You probably know the conventional wisdom: Tax-free Roth IRAs and 401(k)s—a relatively new and fast-growing breed of retirement account—make the most sense for young investors.
But a growing chorus of advisers, backed by new research, indicates older investors can benefit from Roths, as well.
Even for many in their 40s, 50s and 60s, "Roths should be the rule and traditional 401(k)s and IRAs the exception," says Stuart Ritter, a senior financial planner at T. Rowe Price, the Baltimore-based mutual-fund company.
The classic candidates for a Roth are those convinced their marginal tax rates will be higher in retirement, a description that fits many younger workers. By paying income tax on their contributions now, these workers can avoid paying Uncle Sam at a higher rate on their withdrawals. (In contrast, with a regular IRA or 401(k), investors receive upfront tax deductions and pay income tax on their withdrawals.)
But those who expect their marginal tax rates to remain the same in retirement can also benefit from a Roth—or more specifically, from the tax-free withdrawals they can take from these accounts when distributions from a regular 401(k) or IRA would push them into a higher tax bracket.
Moreover, workers in their 40s, 50s and early 60s who want to contribute the maximum to a tax-advantaged retirement savings account can accrue more wealth with a Roth than with a traditional 401(k), even if their marginal tax rates actually decline by as many as 10 percentage points in retirement, according to Mr. Ritter, whose research on Roths was published in March.
"The power of tax-free compounding in a Roth can offset even a significant drop in tax rates between when the investor made an IRA or 401(k) contribution and began retirement withdrawals," Mr. Ritter says.
Roths come in two flavors: the Roth 401(k) and the Roth IRA. Now offered by half of large employers, up from 11% in 2007, a Roth 401(k) can be a boon for high earners and big savers. While contributions to a Roth IRA are off-limits to individuals with modified adjusted gross incomes above $129,000 a year and couples with annual adjusted gross incomes above $191,000, the Roth 401(k) is open to anyone whose employer offers these accounts.
To see how a Roth account might benefit an older investor, consider a 50-year-old worker who—after years of saving diligently—has amassed enough in his tax-deferred retirement accounts that he is confident he will remain in the same tax bracket when he retires.
At first glance, contributing the same amount to a Roth or a regular 401(k) will get the same result. For example, if he contributes $5,000 of pretax income to a regular 401(k) that earns a 7% annual return, he will have $38,061 before tax in 30 years. After paying tax at a 28% rate, he will net $27,404—the same amount he would amass in a Roth after paying a 28% upfront tax on $5,000 of pretax income and investing the remaining $3,600 at 7% for 30 years, according to Fidelity Investments.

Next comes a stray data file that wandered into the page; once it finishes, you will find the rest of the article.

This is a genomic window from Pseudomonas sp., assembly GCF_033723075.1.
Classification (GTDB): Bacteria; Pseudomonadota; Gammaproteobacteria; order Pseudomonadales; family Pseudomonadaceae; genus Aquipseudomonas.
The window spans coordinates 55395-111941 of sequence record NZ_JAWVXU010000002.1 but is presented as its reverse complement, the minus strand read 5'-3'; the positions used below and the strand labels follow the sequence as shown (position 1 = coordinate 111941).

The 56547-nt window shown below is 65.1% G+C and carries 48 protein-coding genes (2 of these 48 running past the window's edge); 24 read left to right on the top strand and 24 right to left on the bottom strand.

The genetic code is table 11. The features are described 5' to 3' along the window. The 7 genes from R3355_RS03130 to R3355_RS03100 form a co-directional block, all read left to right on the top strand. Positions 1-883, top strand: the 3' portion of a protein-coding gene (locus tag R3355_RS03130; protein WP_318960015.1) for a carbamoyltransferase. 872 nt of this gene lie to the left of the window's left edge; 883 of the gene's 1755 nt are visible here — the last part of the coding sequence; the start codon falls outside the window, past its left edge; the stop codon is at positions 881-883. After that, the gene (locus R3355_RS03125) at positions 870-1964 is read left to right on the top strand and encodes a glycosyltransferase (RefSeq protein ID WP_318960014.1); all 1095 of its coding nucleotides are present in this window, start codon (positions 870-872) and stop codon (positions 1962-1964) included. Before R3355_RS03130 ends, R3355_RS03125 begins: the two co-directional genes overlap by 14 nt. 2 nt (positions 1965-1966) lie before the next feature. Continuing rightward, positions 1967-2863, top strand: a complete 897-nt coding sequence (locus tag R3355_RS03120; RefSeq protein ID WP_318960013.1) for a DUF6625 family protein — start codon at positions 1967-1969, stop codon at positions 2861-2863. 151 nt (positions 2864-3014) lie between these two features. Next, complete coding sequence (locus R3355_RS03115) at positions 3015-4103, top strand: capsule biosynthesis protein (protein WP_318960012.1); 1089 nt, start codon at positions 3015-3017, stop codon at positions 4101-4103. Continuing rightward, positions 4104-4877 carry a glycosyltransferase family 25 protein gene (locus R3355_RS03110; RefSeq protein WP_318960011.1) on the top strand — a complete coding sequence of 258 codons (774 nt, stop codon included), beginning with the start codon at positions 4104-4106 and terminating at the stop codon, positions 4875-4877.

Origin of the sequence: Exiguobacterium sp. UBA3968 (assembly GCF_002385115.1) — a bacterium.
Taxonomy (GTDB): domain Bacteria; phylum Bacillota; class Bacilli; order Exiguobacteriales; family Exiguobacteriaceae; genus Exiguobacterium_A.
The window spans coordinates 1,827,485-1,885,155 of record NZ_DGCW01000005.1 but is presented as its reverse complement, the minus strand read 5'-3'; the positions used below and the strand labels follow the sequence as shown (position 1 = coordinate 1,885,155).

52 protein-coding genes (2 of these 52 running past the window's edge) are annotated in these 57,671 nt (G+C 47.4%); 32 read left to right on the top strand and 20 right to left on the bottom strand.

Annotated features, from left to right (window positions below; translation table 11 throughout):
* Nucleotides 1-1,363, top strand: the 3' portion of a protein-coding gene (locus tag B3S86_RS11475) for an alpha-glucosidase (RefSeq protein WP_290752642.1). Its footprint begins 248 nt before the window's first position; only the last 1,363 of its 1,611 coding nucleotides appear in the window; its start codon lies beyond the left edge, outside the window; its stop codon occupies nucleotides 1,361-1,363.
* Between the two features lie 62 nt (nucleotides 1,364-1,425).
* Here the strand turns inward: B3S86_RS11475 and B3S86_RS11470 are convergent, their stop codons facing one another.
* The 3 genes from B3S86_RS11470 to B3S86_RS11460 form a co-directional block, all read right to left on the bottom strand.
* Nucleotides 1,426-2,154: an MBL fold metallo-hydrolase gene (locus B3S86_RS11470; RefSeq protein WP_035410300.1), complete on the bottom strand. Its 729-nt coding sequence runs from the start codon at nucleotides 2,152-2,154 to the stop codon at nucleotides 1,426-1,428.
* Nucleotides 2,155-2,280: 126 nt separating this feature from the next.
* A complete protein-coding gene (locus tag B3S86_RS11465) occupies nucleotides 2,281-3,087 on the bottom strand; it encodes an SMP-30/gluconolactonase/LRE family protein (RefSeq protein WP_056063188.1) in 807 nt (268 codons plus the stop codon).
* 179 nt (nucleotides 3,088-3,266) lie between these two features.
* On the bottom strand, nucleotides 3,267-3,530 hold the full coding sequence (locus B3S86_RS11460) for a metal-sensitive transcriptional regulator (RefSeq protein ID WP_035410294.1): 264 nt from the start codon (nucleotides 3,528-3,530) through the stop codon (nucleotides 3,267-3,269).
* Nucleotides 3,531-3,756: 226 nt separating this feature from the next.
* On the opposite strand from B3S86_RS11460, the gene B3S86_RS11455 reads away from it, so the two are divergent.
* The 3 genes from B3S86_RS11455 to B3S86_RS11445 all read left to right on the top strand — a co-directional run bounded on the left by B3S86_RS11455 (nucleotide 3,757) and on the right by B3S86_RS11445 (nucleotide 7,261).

So why favor a Roth?
For one thing, with a Roth, he will have greater flexibility to manage his future tax bills. If in retirement he has to withdraw a large amount from his IRA or 401(k) to pay for, say, a new car or a child's wedding, he can take a tax-free distribution from his Roth without inflating his taxable income and potentially subjecting himself to a higher tax bracket or higher Medicare premiums.
Moreover, because our worker typically contributes the maximum the Internal Revenue Service allows to his 401(k), he comes out ahead with a Roth. The reason: While the rules allow him to put $23,000 before taxes into a regular 401(k), he can put as much as $23,000 after taxes into a Roth 401(k). As a result, while for someone in the 28% tax bracket the IRS effectively has a claim on 28% of a $23,000 contribution to a regular 401(k), it has no claim on any of the $23,000 of after-tax money that goes into a Roth. (Roth money grows tax-free, provided an account owner has the account for at least five years and is 59½ or older when he starts withdrawals.)
This allows someone in the 28% bracket to "effectively put 28% more in a Roth," says Rob Austin, director of retirement research at Aon Hewitt.
Finally, even if our worker were to contribute the $23,000 pretax maximum to a traditional 401(k) and then take the 28% upfront tax deduction he'd receive for that contribution and invest it in a brokerage account, he'd still likely come out ahead with a Roth. The reason: As this investment accrues dividends, interest and realized capital gains, those profits are taxed. The Roth, in contrast, grows tax-free.
The upshot, according to T. Rowe Price, is that someone 50 years old planning to retire in 15 years who expects to remain in the same tax bracket is likely to amass 11% more in a Roth, versus a regular 401(k) and a brokerage account, assuming 30 years of withdrawals. The Roth will come out ahead even if this person's postretirement tax rate declines by as much as eight percentage points.
For someone planning to retire immediately, the Roth will accrue 6% more wealth and maintain a performance edge unless the account owner's postretirement tax rate declines by more than five percentage points.
Ms. Tergesen is a staff reporter for The Wall Street Journal in New York. Email her at firstname.lastname@example.org.
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